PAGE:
A smooth, rich chicken liver pâté is one of the quickest pâtés to make, but tastes even better if you take time to soak the livers in milk for at least an hour beforehand to give them a milder flavour. Other ingredients can be added which will also enhance the pâté. I like to add mushrooms, onions, bacon, or even slightly sweet ingredients like finely chopped parsnips-but they must be softened properly in the pan before adding the livers, which must be cooked only briefly.
A delicate mildness should be one of the characteristics of chicken liver pâté, so garlic should only be added if it has been cooked long and gently beforehand, to remove strength and induce sweetness, either by frying or by boiling the cloves in their skins. Blending the livers after cooking with unsalted butter and/or cream will make the mixture taste even milder. For flavouring, 1–2tablespoonsbrandy, sherry or Marsala can be used according to taste.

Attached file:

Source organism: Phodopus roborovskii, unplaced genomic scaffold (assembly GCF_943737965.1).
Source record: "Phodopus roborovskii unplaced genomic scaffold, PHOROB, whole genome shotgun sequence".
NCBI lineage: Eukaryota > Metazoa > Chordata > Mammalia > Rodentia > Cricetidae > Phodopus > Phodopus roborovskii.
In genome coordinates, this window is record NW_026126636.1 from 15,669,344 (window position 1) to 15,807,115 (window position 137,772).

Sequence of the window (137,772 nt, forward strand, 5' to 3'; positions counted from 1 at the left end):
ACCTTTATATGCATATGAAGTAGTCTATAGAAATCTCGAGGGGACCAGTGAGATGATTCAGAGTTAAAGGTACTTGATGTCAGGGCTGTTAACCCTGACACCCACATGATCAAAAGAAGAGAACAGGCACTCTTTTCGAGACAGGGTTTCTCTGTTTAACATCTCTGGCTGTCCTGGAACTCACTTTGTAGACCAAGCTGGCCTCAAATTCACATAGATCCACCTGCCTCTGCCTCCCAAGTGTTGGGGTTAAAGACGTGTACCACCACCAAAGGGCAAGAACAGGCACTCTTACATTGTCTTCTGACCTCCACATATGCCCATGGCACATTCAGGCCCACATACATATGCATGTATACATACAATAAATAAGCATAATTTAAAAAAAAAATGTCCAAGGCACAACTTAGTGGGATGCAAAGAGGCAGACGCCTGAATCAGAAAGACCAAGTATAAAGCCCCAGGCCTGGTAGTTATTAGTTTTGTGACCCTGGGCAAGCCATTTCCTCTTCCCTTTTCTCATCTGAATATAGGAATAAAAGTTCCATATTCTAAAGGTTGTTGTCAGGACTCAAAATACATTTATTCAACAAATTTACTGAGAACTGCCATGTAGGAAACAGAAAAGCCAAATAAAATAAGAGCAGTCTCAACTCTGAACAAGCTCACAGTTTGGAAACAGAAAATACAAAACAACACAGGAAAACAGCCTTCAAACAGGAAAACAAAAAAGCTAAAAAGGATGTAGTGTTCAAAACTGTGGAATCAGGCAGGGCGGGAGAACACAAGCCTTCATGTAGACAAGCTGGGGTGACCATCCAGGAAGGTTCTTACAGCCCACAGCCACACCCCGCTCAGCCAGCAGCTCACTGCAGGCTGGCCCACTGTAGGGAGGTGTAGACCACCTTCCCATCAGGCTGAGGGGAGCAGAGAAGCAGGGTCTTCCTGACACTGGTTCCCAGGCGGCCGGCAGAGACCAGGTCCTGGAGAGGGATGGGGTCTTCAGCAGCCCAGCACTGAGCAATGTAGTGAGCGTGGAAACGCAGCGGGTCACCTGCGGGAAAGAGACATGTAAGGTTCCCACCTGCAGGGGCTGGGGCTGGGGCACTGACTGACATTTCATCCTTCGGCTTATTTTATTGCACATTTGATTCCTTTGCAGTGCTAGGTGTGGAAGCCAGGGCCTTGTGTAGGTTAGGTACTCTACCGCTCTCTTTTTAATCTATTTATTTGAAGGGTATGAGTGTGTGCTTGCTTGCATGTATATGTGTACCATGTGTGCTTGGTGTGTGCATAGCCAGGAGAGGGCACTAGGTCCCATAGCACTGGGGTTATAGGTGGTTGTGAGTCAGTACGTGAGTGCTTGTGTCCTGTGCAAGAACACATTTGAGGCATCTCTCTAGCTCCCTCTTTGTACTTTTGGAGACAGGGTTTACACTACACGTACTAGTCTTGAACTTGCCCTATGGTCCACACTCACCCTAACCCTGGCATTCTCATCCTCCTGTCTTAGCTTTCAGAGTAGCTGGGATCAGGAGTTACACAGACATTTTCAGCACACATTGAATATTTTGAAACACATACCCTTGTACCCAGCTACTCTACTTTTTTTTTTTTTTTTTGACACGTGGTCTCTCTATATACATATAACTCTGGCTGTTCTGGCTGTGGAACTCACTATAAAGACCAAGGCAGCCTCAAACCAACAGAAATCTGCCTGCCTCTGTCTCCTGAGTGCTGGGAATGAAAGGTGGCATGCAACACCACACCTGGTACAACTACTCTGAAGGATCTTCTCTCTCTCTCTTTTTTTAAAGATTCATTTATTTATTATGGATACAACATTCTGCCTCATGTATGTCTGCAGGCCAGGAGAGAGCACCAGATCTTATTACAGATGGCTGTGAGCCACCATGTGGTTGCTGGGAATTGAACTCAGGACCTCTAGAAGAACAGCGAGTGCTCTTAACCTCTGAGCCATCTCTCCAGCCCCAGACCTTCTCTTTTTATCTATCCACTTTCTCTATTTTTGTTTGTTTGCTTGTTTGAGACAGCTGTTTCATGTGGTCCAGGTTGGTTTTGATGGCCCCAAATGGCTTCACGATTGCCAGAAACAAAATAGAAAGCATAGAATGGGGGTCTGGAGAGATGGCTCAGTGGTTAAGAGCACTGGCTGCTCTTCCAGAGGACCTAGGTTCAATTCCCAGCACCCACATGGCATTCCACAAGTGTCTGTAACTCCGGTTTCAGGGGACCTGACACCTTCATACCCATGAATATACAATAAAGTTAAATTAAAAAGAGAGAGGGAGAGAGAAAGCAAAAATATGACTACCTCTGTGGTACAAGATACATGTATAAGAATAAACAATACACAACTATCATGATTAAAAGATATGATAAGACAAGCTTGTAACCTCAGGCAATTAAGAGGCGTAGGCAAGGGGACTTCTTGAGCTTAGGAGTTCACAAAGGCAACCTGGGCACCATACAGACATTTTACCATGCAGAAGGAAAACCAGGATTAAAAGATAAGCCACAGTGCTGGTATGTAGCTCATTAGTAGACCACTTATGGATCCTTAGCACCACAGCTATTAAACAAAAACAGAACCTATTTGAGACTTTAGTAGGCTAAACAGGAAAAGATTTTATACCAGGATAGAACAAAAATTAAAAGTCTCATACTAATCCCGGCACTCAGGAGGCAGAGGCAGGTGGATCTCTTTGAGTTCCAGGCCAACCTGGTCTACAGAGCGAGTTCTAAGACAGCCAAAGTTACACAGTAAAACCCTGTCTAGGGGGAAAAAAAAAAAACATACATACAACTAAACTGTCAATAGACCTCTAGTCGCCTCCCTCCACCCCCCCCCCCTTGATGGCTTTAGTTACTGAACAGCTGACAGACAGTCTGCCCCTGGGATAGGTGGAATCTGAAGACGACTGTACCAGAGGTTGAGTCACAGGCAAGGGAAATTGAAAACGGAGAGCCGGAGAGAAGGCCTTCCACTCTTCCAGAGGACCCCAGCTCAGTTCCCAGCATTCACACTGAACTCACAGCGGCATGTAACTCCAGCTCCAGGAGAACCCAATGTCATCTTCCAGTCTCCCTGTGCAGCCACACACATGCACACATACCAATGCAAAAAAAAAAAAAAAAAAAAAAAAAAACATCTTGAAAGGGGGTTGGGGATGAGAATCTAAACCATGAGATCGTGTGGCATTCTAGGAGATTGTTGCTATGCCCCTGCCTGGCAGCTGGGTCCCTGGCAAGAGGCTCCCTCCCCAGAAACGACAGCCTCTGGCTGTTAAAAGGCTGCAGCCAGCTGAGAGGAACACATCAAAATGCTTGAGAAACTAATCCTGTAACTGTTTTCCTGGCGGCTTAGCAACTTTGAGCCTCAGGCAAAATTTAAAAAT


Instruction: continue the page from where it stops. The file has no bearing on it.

To serve 4 use 250g (8oz) chicken livers, soaked in milk. Serve the pâté with some delicious crusty bread.
A homemade chicken liver pâté is always popular; it is one of the quickest and easiest pâtés to make, and inexpensive too.
Melt 50g (2oz) unsalted butter in a pan over a gentle heat, then add 1teaspoonground conrinder and 1 finely chopped small onion. Stir until softened, then add the drained and roughly chopped chicken livers and 1–2 tablespoons brandy.
Stir for about 5 minutes until the livers are lightly cooked. Turn the mixture into a food processor and add another 25g (1oz) soft unsalted butter and 2tablespoonsdouble cream. Whizz to a smooth purée. Season to taste with sea salt and black pepper.
Spoon the chicken liver pâté in to an earthenware dish, about 900ml (1½pints) capacity, or 6 small ramekin dishes and spread level Melt 25-50g (l-2oz) clarified butter (right) and pour carefully over the top of the pâté to seal it. Chill the pâté for up to 3 days before serving to give the flavours time to mature.